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Understanding Appetite, Hunger & Cravings

What is the difference between appetite, hunger or a craving?




Appetite is simply the desire to eat.

It can be a result of hunger but it often has other causes like environment and emotions. Appetite can also be a learned behaviour resulting in a routine like eating at the same time every day even if you don't feel physically hungry.


Your appetite can also stop you from eating or encourage you to keep eating, you might not be hungry or you are already full, you might even be feeling sick, stressed, bored or unhappy or socialising and celebrating.



Hunger results from physiological changes in the body that signal that you need to eat to maintain the body's energy stores. It's the body's need for nourishment, while emotional hunger is driven by feelings of boredom, stress, or sadness.


True hunger builds gradually while emotional hunger is sudden and is often triggered by an outside source.

Some people can also suffer from a greatly reduced appetite or hunger due to being unwell. Certain diseases, hormonal conditions, cancer and other immuno-compromising illnesses cause loss of appetite which can lead to complications of malnourishment, electrolyte imbalances and unwanted weight loss.


What you are eating can increase your hunger and appetite, some foods leave you feeling hungry while others like protein, fat and fibre leave you feeling satiated long after the food has been eaten.

Some medications can also have an increased effect on your hunger and some work to decrease your hunger and appetite.


There are also two main hunger hormones that also shift appetite regulation:


Leptin: is a hormone produced by the fat cells in your body. Its main role is to regulate fat storage and how many calories you eat and burn.

Ghrelin: is the hormone that is released primarily in the stomach and is thought to signal hunger to the brain to increase appetite.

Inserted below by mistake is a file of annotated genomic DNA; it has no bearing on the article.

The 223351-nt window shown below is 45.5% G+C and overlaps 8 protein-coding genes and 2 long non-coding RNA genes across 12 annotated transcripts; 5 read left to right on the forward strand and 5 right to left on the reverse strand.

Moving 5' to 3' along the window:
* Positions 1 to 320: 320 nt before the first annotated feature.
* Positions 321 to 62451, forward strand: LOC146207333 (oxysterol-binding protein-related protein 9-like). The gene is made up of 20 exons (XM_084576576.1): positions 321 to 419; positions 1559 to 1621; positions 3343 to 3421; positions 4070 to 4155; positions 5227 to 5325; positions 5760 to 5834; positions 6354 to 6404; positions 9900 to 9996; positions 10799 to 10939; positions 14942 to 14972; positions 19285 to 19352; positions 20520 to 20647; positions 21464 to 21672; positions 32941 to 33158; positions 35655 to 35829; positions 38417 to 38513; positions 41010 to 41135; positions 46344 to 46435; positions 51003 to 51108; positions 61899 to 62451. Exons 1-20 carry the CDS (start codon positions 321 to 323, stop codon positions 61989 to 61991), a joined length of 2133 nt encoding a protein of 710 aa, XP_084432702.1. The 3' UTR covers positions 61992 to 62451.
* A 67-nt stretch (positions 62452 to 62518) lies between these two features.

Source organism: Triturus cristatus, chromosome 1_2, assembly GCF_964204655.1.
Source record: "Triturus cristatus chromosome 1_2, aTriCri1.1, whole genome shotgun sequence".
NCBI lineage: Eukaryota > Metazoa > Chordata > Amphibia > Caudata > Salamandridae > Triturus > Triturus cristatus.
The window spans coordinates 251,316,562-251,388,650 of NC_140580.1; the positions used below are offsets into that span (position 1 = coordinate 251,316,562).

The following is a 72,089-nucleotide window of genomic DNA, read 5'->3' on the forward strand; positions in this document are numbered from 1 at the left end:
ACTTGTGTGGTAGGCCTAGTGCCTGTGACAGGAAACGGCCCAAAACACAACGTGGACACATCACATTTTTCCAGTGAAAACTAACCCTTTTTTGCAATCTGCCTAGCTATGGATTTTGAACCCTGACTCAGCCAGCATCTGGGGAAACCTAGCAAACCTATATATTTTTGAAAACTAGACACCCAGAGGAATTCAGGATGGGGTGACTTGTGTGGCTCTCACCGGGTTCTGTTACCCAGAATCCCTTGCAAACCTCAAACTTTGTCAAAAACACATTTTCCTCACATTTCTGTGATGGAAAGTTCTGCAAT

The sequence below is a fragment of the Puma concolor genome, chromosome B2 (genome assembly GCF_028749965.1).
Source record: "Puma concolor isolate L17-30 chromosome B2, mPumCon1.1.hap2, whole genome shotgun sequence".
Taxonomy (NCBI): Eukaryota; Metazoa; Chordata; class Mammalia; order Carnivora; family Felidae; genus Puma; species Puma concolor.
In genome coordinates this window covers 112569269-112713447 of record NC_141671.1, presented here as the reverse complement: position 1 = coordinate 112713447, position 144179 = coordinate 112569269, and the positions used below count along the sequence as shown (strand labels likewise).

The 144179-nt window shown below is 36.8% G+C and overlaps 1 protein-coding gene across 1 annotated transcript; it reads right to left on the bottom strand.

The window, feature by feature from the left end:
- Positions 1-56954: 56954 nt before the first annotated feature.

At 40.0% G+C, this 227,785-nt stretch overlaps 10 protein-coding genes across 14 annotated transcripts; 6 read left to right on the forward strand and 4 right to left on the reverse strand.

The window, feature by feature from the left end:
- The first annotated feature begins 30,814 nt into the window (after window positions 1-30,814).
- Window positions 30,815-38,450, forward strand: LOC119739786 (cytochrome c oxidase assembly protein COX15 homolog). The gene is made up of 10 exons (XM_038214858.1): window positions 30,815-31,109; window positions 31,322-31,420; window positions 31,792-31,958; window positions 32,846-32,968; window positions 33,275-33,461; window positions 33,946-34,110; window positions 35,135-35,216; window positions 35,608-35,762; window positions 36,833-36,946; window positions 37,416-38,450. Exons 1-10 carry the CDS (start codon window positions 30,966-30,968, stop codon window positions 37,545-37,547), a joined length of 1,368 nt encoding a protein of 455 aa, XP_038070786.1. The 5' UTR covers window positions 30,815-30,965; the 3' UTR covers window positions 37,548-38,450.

One test to tell if you are experiencing hunger or appetite is to consider eating a healthy food you don’t hate but don’t usually crave. If you would eat this food, you are probably hungry, if you don’t want to eat that food, but you really want the chocolate cake from the bakery you just walked past, it’s probably appetite.

Genetic conditions, environmental influences, hormones, mental health conditions, and many other aspects can wreak havoc on normal hunger and appetite signals.


Then let's add Cravings to the mix.


A craving is defined as a strong desire to eat a specific food.

Cravings increase your appetite and can occur regardless of whether or not you are hungry.

While some people believe that cravings are a sign your body needs certain nutrients from the food and that you may have a nutrient deficiency, there isn’t much research to support this belief.

The type of foods most often craved are rarely rich in nutrients but are often high in sugar, salt and trans fats.


So what now?

Being mindful can help you to decipher if you are actually hungry, wanting to eat something because of an emotional response that's increasing your appetite to eat or if you are craving certain foods and feel compelled to eat them no matter your level of hunger.

Listening to our bodies and questioning whether we are trying to fill an emotional need or actually nourish and fuel our body is the first lesson in breaking old habits around food.

Being curious and asking questions of ourselves like 'Is this food serving me?' can lead you to make a conscious decision with food choices.


For more information on how to regulate your hunger or break old habits around food, please reach out to me via email in the contact section.


Megan





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